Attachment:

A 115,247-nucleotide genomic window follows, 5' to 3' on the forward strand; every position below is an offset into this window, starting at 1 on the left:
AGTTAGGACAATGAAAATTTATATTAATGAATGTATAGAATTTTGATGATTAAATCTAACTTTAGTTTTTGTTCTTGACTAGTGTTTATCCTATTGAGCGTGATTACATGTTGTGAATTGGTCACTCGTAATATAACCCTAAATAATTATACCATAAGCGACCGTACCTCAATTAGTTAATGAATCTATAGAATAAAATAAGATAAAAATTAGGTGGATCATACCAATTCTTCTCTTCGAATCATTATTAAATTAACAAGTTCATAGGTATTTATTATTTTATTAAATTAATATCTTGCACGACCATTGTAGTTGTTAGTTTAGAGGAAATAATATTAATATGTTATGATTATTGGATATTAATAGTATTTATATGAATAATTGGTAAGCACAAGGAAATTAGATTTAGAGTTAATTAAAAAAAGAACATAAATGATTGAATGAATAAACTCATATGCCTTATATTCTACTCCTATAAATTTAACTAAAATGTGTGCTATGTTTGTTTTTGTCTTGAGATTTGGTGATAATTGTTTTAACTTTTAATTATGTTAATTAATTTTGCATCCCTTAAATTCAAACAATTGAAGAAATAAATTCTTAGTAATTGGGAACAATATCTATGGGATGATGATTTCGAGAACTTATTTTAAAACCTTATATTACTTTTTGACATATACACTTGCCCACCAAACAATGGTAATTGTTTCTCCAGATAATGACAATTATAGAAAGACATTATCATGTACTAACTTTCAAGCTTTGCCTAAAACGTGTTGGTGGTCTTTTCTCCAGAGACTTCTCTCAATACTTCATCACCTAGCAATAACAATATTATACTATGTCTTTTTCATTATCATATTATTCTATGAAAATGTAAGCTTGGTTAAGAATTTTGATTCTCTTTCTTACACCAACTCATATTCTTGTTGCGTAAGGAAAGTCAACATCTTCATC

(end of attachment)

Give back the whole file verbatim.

A 115,247-nucleotide genomic window follows, 5' to 3' on the forward strand; every position below is an offset into this window, starting at 1 on the left:
AGTTAGGACAATGAAAATTTATATTAATGAATGTATAGAATTTTGATGATTAAATCTAACTTTAGTTTTTGTTCTTGACTAGTGTTTATCCTATTGAGCGTGATTACATGTTGTGAATTGGTCACTCGTAATATAACCCTAAATAATTATACCATAAGCGACCGTACCTCAATTAGTTAATGAATCTATAGAATAAAATAAGATAAAAATTAGGTGGATCATACCAATTCTTCTCTTCGAATCATTATTAAATTAACAAGTTCATAGGTATTTATTATTTTATTAAATTAATATCTTGCACGACCATTGTAGTTGTTAGTTTAGAGGAAATAATATTAATATGTTATGATTATTGGATATTAATAGTATTTATATGAATAATTGGTAAGCACAAGGAAATTAGATTTAGAGTTAATTAAAAAAAGAACATAAATGATTGAATGAATAAACTCATATGCCTTATATTCTACTCCTATAAATTTAACTAAAATGTGTGCTATGTTTGTTTTTGTCTTGAGATTTGGTGATAATTGTTTTAACTTTTAATTATGTTAATTAATTTTGCATCCCTTAAATTCAAACAATTGAAGAAATAAATTCTTAGTAATTGGGAACAATATCTATGGGATGATGATTTCGAGAACTTATTTTAAAACCTTATATTACTTTTTGACATATACACTTGCCCACCAAACAATGGTAATTGTTTCTCCAGATAATGACAATTATAGAAAGACATTATCATGTACTAACTTTCAAGCTTTGCCTAAAACGTGTTGGTGGTCTTTTCTCCAGAGACTTCTCTCAATACTTCATCACCTAGCAATAACAATATTATACTATGTCTTTTTCATTATCATATTATTCTATGAAAATGTAAGCTTGGTTAAGAATTTTGATTCTCTTTCTTACACCAACTCATATTCTTGTTGCGTAAGGAAAGTCAACATCTTCATC